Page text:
UnigineEditor
Interface Overview
Assets Workflow
Settings and Preferences
Adjusting Node Parameters
Setting Up Materials
Setting Up Properties
Landscape Tool
Using Editor Tools for Specific Tasks
FAQ
Programming
Setting Up Development Environment
Usage Examples
UnigineScript
C++
C#
UUSL (Unified UNIGINE Shader Language)
File Formats
Rebuilding the Engine and Tools
GUI
Double Precision Coordinates
API
Containers
Common Functionality
Controls-Related Classes
Engine-Related Classes
Filesystem Functionality
GUI-Related Classes
Math Functionality
Node-Related Classes
Networking Functionality
Pathfinding-Related Classes
Physics-Related Classes
Plugins-Related Classes
CIGI Client Plugin
Rendering-Related Classes

Typical Architecture of a Unigine-Based Application

Regardless of the type or genre of your application, its architecture is very important as decisions made in this step will influence the whole project. Since many questions on this topic are asked, we've prepared some guidelines.

Note that in this article we will not consider the internal structure of the engine, and even if you purchased a version with a source code, modifications should be done only as a last resort, otherwise you might break integrity of the engine.

Notice
If you want to learn about the engine architecture, see Engine Architecture.

Typical Architecture of a Unigine-Based Application

Unigine provides a lot of features and supports a variety of hardware, but it will definitely be not enough for your project, either it's a game or a virtual reality application. At least, you will need to add application/game logic, but there can be other tasks like adding support for uncommon hardware. When working on this, it is very important not to duplicate functionality which is already implemented in Unigine and to use the right tools, if you actually need to write extensions.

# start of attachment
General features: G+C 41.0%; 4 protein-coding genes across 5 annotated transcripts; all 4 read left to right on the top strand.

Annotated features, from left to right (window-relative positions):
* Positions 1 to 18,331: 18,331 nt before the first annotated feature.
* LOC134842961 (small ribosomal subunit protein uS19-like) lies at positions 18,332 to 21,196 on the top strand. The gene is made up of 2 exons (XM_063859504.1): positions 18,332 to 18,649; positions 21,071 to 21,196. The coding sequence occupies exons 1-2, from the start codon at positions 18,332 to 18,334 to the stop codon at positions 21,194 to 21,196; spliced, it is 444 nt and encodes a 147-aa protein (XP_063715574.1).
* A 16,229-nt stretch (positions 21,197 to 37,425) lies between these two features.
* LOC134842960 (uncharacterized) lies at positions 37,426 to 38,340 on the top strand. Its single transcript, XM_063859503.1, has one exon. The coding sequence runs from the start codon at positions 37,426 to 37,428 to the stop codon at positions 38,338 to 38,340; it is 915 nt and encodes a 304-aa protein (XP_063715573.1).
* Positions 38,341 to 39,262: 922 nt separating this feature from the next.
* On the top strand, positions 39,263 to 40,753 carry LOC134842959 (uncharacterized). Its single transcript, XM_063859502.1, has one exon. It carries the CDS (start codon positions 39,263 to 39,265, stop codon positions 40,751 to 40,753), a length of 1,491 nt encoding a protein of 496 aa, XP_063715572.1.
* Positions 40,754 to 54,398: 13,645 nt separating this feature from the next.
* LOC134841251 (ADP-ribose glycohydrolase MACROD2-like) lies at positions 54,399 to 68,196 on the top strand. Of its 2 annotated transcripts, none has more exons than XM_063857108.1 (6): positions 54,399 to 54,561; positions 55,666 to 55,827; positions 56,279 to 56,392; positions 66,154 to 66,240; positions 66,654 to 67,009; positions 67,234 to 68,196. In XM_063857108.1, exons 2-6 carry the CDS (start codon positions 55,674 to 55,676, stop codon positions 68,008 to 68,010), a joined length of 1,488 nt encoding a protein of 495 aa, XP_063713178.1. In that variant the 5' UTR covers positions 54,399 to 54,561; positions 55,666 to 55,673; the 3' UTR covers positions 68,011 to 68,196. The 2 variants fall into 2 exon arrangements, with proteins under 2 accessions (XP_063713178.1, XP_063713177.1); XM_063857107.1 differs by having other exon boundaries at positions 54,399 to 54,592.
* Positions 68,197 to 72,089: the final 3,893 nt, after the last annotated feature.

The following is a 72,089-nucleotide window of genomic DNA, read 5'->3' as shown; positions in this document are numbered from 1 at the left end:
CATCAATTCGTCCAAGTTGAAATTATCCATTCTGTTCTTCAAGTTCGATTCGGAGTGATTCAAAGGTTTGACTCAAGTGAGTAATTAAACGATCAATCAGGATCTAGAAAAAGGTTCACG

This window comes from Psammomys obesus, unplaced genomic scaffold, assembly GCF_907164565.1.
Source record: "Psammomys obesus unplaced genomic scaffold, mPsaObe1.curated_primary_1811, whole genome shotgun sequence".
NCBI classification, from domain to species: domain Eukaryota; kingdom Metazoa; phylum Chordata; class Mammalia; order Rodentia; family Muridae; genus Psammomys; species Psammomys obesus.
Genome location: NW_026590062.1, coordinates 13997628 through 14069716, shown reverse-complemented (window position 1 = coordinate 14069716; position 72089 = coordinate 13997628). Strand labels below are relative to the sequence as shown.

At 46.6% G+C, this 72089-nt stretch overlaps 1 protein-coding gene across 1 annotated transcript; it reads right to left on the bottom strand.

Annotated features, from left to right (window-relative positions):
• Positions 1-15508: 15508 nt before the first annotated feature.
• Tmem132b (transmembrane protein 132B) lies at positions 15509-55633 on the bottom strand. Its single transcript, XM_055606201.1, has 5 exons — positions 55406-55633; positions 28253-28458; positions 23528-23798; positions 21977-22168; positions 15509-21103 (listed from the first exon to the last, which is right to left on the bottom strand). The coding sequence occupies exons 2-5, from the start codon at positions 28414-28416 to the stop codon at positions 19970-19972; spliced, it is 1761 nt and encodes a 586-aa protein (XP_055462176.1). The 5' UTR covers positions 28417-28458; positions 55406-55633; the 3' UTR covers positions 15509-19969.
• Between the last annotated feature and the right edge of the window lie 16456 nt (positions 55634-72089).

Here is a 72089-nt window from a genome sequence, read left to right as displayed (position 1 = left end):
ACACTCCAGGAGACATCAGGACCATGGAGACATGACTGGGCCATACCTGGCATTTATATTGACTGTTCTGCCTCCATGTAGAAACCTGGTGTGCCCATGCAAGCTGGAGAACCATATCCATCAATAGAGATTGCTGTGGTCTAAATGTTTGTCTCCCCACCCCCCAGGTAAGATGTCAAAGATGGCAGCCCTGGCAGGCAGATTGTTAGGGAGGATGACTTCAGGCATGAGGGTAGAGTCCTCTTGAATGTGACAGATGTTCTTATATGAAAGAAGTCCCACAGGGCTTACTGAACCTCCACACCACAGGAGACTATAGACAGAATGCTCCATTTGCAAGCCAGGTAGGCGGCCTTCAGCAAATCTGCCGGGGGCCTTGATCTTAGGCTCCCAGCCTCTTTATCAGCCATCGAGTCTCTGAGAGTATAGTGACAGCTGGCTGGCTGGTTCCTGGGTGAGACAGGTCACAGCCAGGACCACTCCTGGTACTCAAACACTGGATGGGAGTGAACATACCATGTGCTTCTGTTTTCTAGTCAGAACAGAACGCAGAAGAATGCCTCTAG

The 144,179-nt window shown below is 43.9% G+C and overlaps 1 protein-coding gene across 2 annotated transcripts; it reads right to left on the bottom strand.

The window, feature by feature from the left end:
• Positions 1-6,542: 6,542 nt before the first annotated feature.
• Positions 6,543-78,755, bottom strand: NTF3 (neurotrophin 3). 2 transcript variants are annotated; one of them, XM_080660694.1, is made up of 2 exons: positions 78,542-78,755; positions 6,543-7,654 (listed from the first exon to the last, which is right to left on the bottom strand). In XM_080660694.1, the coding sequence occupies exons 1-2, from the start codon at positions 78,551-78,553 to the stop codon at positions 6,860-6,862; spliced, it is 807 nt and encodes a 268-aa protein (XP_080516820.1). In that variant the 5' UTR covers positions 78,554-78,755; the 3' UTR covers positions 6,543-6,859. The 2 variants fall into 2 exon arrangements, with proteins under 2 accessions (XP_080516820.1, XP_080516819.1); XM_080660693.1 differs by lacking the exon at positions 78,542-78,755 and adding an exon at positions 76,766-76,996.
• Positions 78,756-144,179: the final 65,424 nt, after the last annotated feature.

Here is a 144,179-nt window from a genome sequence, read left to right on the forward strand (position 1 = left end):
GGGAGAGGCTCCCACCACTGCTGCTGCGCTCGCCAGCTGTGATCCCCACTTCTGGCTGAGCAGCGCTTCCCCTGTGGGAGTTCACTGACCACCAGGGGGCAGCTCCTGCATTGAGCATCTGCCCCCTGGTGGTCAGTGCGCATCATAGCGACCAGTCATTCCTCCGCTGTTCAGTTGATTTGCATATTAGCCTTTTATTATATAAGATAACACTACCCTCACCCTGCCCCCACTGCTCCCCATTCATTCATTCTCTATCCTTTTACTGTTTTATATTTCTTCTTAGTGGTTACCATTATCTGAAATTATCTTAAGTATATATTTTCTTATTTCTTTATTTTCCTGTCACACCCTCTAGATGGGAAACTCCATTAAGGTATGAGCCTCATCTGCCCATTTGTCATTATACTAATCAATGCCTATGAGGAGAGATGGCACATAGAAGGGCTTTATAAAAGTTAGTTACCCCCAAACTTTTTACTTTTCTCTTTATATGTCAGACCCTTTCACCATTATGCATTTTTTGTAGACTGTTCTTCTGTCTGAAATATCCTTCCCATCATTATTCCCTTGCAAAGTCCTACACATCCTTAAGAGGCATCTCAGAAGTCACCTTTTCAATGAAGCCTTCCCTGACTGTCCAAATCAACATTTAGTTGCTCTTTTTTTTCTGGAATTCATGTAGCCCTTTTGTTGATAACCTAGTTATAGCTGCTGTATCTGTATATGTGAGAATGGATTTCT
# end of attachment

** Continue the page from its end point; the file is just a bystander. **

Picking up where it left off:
To avoid doubling of functionality, please thoroughly check if your goal can be achieved with Unigine alone. Choosing the right tool for extension implementation requires more lengthy recommendations.

Unigine extensions can be divided into three types depending on the interface to be used:

How to choose between the interfaces? Well, here are a few rules. Of course, there might be exceptions from them but they are rare and questionable.

  • Material system. Write custom shaders when you need some special way of rendering. But please check if the same effect can be achieved with ready-to-use Unigine materials.
  • Interpreter. Thanks to language properties of UnigineScript and to functionality provided by Unigine Library, scripting can and should be used in system scripts (application start-up and shutdown), world scripts (main game logic and state), AI (states, simple decision making), GUI. Do not underestimate UnigineScript, it was specifically created to make developers' life easier; even junior developers quickly start writing in it. Full list of language and interpreter features of UnigineScript is listed in the article UnigineScript.
  • C++ API. C++ components should be used for interaction with hardware, networking, heavy utility code, complex decision-making like path finding. Also, if you want to use third-party libraries, use C++ wrappers to export functionality provided by those libraries into UnigineScript. Avoid writing game logic in C++ because it is inconvenient, prone to errors and can be platform-dependent.

A small example to make the above guidelines clear. Say, you want to create an arcade game for a specific controller that will be shipped with the game: a magic wand. You also want to use a third-party AI library to breathe life into player's enemies. Then you will do the following:

  1. Implement controller support in C++, export necessary functionality into UnigineScript.
  2. Export required AI library functions into UnigineScript.
  3. Write main logic in UnigineScript. Game state, player's state and enemies' state will be stored and updated in scripts.
Last update: 2018-06-04